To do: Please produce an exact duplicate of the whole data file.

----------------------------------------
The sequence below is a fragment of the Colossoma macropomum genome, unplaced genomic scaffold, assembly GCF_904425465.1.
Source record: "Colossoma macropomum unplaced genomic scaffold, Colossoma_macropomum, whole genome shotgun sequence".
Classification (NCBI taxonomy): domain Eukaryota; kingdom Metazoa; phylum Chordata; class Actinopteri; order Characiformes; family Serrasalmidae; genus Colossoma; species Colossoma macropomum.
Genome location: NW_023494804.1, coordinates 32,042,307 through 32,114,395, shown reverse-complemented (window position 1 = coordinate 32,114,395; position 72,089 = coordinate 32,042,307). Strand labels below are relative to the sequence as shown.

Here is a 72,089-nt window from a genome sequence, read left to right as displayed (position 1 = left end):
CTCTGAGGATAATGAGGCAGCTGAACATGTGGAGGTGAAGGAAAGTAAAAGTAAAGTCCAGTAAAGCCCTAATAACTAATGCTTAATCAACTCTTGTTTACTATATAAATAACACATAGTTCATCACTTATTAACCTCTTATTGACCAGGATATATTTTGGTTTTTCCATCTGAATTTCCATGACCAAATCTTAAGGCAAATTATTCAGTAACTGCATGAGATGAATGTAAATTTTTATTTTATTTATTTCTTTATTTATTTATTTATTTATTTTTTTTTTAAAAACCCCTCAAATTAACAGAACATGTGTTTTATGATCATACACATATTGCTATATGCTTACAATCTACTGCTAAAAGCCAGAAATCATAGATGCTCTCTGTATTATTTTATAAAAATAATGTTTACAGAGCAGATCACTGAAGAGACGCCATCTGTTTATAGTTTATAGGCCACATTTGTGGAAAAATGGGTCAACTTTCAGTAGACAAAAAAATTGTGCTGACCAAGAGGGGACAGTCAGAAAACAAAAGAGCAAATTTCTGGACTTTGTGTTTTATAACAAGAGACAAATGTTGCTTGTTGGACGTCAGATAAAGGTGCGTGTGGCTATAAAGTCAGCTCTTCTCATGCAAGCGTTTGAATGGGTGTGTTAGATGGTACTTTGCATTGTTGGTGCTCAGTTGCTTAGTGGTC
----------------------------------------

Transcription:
The sequence below is a fragment of the Colossoma macropomum genome, unplaced genomic scaffold, assembly GCF_904425465.1.
Source record: "Colossoma macropomum unplaced genomic scaffold, Colossoma_macropomum, whole genome shotgun sequence".
Classification (NCBI taxonomy): domain Eukaryota; kingdom Metazoa; phylum Chordata; class Actinopteri; order Characiformes; family Serrasalmidae; genus Colossoma; species Colossoma macropomum.
Genome location: NW_023494804.1, coordinates 32,042,307 through 32,114,395, shown reverse-complemented (window position 1 = coordinate 32,114,395; position 72,089 = coordinate 32,042,307). Strand labels below are relative to the sequence as shown.

Here is a 72,089-nt window from a genome sequence, read left to right as displayed (position 1 = left end):
CTCTGAGGATAATGAGGCAGCTGAACATGTGGAGGTGAAGGAAAGTAAAAGTAAAGTCCAGTAAAGCCCTAATAACTAATGCTTAATCAACTCTTGTTTACTATATAAATAACACATAGTTCATCACTTATTAACCTCTTATTGACCAGGATATATTTTGGTTTTTCCATCTGAATTTCCATGACCAAATCTTAAGGCAAATTATTCAGTAACTGCATGAGATGAATGTAAATTTTTATTTTATTTATTTCTTTATTTATTTATTTATTTATTTTTTTTTTAAAAACCCCTCAAATTAACAGAACATGTGTTTTATGATCATACACATATTGCTATATGCTTACAATCTACTGCTAAAAGCCAGAAATCATAGATGCTCTCTGTATTATTTTATAAAAATAATGTTTACAGAGCAGATCACTGAAGAGACGCCATCTGTTTATAGTTTATAGGCCACATTTGTGGAAAAATGGGTCAACTTTCAGTAGACAAAAAAATTGTGCTGACCAAGAGGGGACAGTCAGAAAACAAAAGAGCAAATTTCTGGACTTTGTGTTTTATAACAAGAGACAAATGTTGCTTGTTGGACGTCAGATAAAGGTGCGTGTGGCTATAAAGTCAGCTCTTCTCATGCAAGCGTTTGAATGGGTGTGTTAGATGGTACTTTGCATTGTTGGTGCTCAGTTGCTTAGTGGTC